Lao PDR is trying to graduate from least-developed country status and join the ranks of middle-income countries by 2020. But in a country that includes more than 47 different ethnic groups and in which 70 percent of people live on less than US$2 a day, particularly in remote rural areas, poverty alleviation programs need to put local people in the driver’s seat to make headway.
The Poverty Reduction Fund (PRF) empowers the poor, women and ethnic minorities in rural villages to assess their own needs and priorities, and builds capacity for them to plan, build and manage local infrastructure in a decentralized and transparent manner. Under this methodology,
- The priorities are demand-driven, based on community requests from a menu that includes investments in safe water supply, access roads, primary schools, health clinics, irrigation systems and village markets.
- Project staff and village volunteers work together in a participatory process to design, implement and monitor local projects selected by the men and women of the community.
Since 2003, poor communities in six provinces, 26 districts and nearly 2,000 villages have implemented over 2,400 local projects, with investments valued at more than US$24 million.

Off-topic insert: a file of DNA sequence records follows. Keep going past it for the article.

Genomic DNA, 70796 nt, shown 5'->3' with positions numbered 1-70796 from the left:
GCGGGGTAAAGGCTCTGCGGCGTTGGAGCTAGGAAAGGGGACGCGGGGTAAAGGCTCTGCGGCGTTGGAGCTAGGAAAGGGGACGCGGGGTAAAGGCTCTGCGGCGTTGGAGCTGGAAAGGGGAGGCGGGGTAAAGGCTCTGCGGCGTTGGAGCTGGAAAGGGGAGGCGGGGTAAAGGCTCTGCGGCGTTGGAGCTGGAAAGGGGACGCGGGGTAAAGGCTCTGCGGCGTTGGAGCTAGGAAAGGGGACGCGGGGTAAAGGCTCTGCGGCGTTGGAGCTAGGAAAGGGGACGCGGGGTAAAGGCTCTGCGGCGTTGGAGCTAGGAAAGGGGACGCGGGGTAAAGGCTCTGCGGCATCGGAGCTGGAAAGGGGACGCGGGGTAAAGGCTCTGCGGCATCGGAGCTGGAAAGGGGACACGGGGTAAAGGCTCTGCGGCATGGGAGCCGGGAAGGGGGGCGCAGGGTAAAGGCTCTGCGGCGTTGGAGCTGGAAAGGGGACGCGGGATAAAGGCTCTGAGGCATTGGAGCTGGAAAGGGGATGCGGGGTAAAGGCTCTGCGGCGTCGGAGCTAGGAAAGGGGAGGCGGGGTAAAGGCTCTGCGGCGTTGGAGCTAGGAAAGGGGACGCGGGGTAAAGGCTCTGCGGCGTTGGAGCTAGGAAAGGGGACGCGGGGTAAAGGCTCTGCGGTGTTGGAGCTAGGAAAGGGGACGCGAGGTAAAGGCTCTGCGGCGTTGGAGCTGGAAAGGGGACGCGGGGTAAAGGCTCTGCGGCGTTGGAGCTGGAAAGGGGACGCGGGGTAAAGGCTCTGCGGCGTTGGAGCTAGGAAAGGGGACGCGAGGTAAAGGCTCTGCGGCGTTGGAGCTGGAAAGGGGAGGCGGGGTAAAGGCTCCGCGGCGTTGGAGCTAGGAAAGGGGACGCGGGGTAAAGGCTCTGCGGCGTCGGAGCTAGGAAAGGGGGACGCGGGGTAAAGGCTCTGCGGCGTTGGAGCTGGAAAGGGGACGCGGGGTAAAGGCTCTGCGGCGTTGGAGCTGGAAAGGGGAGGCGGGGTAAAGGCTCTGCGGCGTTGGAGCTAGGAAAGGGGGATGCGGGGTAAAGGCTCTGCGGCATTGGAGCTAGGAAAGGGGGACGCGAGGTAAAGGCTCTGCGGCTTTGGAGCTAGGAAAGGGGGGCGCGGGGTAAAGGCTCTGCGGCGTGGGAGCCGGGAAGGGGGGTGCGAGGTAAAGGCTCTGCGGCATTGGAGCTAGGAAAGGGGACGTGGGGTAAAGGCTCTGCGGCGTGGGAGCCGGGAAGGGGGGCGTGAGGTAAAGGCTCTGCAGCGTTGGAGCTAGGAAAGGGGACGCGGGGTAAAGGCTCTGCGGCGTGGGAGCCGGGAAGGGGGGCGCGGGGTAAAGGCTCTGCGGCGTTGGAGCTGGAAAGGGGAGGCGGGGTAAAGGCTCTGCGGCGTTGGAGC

- More than 900 villages have access to clean water.
- More than 460 schools and 40 health clinics have been built in remote villages.
- More than 2,000 kilometers of rural access roads have been upgraded.
- More than 70 bridges have been built.
- More than 1,900 training sessions in infrastructure maintenance and usage and vocational skills were provided to participating villagers
IDA provided US$20million in funding for the first five years of project operations (2003–08), with additional financing of US $15 million approved for 2008–11.
The Swiss Agency for Development and Cooperation is providing an additional US$7 million to support Poverty Reduction Fund operations in 2008–11; and discussions are under way for US$2 million from the European Commission to increase food security and agricultural livelihoods in poor upland districts.
During its first phase of operations the fund faced the challenge of showing it could provide financing to remote areas and access remote villages cost-effectively, hone the skills of local project outreach teams and village representatives, and devise maintenance schemes to help communities keep their new assets in working order. Now the challenge is to institutionalize the participatory planning approach developed by the PRF by expanding it nationwide, and to ensure stronger involvement of local authorities rather than relying on implementation by a Project Management Unit.
Lao PDR Poverty Reduction Fund (2002–08, with additional financing for 2008–11)